‘OpenMac’ Promises $399 Headless Mac… But Not From Apple

Arnold Kim reports on Macrumors.com that:

A company called Psystar has started advertising a $399 computer called “OpenMac” which claims to be a Leopard compatible Mac built from standard PC-parts. For $399, you get a tower computer with the following specs:

– 2.2GHz Intel Core 2 Duo
– 2GB of DDR2 667 memory
– Integrated Intel GMA 950 Graphics
– 20x DVD+/-R Drive
– 4 USB Ports
– 250GB 7200RPM Drive

Many of the components can be upgraded, however. For example, the graphics card can be updated to a GeForce 8600GT 512MB for $155 more.

Psystar is marketing this as a cheaper and more expandable alternative to a true Apple Mac.

When comparing base configurations, the Mac Mini costs 150% of the price of the OpenMac while offering poorer performance, smaller storage space, and RAM. Not only that but the Mac Mini doesn’t have the option for an nVidia GeForce 8600 video card like the OpenMac does so playing games on it is a lost cause.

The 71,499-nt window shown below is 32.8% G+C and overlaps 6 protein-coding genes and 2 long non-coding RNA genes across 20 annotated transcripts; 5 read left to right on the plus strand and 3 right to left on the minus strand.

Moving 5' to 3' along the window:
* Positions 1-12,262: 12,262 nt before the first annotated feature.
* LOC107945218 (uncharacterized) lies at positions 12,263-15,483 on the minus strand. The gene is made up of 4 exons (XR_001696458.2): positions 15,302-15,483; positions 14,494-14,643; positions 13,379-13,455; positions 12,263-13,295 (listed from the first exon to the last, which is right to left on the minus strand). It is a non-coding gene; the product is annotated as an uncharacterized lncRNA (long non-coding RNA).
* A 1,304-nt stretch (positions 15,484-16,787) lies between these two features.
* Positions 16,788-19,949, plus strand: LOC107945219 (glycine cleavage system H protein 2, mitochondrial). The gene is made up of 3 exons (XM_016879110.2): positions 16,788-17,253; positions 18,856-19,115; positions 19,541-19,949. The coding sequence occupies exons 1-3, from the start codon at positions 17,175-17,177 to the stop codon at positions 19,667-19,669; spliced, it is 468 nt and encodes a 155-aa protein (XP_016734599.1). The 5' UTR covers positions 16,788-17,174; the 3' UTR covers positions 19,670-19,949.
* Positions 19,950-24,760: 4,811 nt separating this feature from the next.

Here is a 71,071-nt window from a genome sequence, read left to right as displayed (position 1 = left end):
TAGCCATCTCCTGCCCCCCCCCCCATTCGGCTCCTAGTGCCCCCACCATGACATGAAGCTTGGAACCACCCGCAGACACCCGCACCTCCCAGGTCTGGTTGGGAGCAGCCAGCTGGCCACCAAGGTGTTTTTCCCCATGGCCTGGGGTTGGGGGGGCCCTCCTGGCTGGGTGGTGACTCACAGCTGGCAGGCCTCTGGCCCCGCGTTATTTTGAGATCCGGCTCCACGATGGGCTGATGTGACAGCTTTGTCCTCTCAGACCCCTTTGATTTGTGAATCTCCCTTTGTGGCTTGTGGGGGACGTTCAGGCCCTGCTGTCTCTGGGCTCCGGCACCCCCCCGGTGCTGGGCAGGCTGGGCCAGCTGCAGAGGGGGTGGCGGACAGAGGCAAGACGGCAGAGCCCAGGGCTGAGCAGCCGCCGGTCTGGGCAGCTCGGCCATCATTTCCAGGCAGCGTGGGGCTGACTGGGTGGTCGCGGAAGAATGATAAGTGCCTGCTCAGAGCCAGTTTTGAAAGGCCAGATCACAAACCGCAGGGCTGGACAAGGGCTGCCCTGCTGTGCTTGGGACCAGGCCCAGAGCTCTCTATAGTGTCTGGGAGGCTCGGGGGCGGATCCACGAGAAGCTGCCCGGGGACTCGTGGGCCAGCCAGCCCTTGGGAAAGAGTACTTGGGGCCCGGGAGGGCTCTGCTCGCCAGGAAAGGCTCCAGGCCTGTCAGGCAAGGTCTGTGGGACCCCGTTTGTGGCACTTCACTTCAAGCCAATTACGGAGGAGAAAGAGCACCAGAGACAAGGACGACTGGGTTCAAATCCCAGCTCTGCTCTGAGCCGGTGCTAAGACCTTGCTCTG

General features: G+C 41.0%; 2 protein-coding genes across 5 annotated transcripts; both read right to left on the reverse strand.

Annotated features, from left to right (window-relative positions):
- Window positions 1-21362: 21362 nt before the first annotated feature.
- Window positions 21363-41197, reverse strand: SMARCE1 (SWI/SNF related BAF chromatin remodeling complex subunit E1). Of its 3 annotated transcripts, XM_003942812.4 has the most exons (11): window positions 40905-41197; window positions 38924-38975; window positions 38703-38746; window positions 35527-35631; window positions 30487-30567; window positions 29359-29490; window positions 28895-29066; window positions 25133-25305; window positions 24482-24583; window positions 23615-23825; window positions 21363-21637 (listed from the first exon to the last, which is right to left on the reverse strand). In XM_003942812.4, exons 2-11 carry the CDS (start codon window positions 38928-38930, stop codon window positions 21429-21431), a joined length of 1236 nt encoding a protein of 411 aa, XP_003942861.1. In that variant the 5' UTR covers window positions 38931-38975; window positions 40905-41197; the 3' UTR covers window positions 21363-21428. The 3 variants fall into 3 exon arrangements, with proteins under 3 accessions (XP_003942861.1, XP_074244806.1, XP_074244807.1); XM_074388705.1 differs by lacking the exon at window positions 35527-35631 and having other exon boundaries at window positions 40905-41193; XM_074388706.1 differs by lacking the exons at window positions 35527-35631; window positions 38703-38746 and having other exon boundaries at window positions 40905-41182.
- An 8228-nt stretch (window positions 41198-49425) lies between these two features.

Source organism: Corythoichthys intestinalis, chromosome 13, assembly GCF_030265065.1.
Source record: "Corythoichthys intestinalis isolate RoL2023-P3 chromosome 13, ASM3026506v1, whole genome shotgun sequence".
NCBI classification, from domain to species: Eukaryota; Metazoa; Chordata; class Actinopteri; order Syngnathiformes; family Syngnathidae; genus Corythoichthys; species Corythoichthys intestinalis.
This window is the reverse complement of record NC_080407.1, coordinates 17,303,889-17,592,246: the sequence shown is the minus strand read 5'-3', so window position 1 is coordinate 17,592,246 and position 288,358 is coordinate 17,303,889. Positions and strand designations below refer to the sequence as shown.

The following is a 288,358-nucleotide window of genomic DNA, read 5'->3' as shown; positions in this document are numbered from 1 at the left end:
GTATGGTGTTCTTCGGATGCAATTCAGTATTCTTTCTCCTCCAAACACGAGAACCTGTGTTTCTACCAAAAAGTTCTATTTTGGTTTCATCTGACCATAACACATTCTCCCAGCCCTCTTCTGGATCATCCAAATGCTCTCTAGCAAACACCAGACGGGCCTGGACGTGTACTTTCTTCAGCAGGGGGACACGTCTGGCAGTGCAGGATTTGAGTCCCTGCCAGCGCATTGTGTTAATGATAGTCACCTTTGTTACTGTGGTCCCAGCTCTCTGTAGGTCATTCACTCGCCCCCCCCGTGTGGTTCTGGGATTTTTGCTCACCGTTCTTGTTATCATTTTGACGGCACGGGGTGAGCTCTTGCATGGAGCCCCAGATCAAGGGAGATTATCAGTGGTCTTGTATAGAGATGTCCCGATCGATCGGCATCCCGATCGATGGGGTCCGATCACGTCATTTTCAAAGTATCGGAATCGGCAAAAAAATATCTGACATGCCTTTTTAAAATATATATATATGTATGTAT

The company claims that the machine is Leopard compatible with some “minimal patching” but does offer Leopard pre-installed. This is reportedly accomplished by using parts that are known to be compatible with Mac OS X Leopard, as well as the use of an EFI emulator.

With the EFI V8 emulator it is possible to install Leopard’s kernel straight from the DVD that you purchased at the Apple store barring the addition of a few drivers to ensure that everything boots and runs smoothly.

Readers should note that these claims have not been independently verified, so this should not seen as an endorsement of this product. However, the technology appears to be derived from the osx86project, which has allowed hobbyists to install Mac OS X on their non-Apple PCs.

The concept is an interesting possibility, and will certainly draw the attention of Apple. The use of Leopard on non Apple-branded hardware is a violation of its End User License Agreement (EULA) and is specifically prohibited.

Update: Psystar appears to have changed the name of their product to “Open Computer”. Whether this is a response to a direct request from Apple or is simply an internal company decision in recognition of possible trademark infringement remains unknown.

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